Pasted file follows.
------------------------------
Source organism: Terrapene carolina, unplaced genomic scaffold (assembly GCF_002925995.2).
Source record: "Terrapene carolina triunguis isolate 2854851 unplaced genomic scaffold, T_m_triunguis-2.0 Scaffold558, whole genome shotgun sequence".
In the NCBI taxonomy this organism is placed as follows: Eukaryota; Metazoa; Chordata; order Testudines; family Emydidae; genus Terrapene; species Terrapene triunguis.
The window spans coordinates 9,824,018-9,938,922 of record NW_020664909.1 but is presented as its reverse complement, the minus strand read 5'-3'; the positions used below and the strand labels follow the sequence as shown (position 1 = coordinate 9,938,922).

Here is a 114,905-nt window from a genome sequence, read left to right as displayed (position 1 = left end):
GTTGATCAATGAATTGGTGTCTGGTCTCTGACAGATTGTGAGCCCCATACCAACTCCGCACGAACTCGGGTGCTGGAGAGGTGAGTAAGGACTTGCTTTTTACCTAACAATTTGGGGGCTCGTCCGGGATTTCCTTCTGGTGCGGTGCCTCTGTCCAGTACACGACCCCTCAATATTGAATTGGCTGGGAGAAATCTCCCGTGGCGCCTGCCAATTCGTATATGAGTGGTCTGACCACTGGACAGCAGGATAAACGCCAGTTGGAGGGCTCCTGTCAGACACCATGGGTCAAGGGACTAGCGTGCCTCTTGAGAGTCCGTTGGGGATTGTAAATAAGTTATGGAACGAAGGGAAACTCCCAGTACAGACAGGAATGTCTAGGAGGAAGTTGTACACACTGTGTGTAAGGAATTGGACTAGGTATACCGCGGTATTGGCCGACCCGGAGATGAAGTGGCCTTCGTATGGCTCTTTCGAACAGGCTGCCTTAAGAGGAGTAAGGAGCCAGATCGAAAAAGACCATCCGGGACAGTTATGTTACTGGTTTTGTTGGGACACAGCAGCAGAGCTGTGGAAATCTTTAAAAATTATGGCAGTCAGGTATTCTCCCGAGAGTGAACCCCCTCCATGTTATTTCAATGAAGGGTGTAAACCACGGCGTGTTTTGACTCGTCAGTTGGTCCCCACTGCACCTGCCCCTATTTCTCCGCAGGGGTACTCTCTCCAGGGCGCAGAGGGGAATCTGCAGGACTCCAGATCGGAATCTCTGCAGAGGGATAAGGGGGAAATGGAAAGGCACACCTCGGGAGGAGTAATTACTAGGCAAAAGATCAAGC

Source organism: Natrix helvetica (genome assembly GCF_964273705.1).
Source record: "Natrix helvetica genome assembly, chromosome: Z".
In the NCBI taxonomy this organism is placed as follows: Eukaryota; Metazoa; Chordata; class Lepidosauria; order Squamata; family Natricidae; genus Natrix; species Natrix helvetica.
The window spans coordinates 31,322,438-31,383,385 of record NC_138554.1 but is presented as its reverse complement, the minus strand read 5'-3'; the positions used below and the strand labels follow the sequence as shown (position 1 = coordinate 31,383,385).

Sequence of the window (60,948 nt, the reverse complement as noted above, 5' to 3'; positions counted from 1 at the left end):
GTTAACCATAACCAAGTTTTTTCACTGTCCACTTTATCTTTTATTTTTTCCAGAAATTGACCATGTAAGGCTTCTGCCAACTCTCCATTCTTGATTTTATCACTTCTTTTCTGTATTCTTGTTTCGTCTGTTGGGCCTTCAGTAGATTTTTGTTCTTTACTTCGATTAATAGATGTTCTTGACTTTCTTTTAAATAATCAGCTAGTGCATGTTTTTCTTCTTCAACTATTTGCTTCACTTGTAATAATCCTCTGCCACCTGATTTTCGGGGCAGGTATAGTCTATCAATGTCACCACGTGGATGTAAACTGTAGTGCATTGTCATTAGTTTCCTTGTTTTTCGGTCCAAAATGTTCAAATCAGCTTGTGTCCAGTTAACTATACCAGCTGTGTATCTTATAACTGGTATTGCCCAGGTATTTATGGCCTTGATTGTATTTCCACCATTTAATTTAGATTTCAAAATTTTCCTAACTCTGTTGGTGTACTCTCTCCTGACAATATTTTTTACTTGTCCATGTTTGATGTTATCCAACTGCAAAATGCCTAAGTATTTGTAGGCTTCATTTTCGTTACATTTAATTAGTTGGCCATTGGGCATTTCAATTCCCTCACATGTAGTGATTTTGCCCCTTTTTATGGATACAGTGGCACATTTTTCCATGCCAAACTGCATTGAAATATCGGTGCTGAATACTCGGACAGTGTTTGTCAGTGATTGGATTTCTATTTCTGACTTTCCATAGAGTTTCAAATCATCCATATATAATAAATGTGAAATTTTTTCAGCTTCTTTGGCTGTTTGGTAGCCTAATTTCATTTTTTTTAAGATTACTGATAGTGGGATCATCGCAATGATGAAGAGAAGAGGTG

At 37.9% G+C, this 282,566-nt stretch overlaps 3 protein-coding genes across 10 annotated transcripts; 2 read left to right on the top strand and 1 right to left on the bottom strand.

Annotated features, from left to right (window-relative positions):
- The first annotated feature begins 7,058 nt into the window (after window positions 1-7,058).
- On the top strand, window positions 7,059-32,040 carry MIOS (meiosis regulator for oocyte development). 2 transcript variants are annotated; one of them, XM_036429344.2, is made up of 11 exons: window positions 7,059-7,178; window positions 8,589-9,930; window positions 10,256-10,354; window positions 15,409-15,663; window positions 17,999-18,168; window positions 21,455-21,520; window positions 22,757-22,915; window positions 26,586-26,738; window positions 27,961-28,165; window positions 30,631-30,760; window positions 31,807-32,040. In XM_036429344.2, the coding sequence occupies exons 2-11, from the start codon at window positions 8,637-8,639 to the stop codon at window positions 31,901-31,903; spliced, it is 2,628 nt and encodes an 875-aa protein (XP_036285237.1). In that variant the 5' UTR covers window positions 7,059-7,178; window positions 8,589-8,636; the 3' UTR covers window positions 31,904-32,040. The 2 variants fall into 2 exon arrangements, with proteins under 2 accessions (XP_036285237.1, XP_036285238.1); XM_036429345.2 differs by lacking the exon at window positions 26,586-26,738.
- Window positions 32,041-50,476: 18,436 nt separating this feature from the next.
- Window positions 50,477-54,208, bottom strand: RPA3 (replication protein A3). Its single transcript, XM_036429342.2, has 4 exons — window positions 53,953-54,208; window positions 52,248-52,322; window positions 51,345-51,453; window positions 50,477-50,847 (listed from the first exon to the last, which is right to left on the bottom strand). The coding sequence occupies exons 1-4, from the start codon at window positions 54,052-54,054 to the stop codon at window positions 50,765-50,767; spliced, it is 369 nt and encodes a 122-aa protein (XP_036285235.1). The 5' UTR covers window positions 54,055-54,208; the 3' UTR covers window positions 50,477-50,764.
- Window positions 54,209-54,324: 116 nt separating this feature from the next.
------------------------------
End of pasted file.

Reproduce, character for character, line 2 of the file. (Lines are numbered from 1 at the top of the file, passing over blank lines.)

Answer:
Source record: "Terrapene carolina triunguis isolate 2854851 unplaced genomic scaffold, T_m_triunguis-2.0 Scaffold558, whole genome shotgun sequence".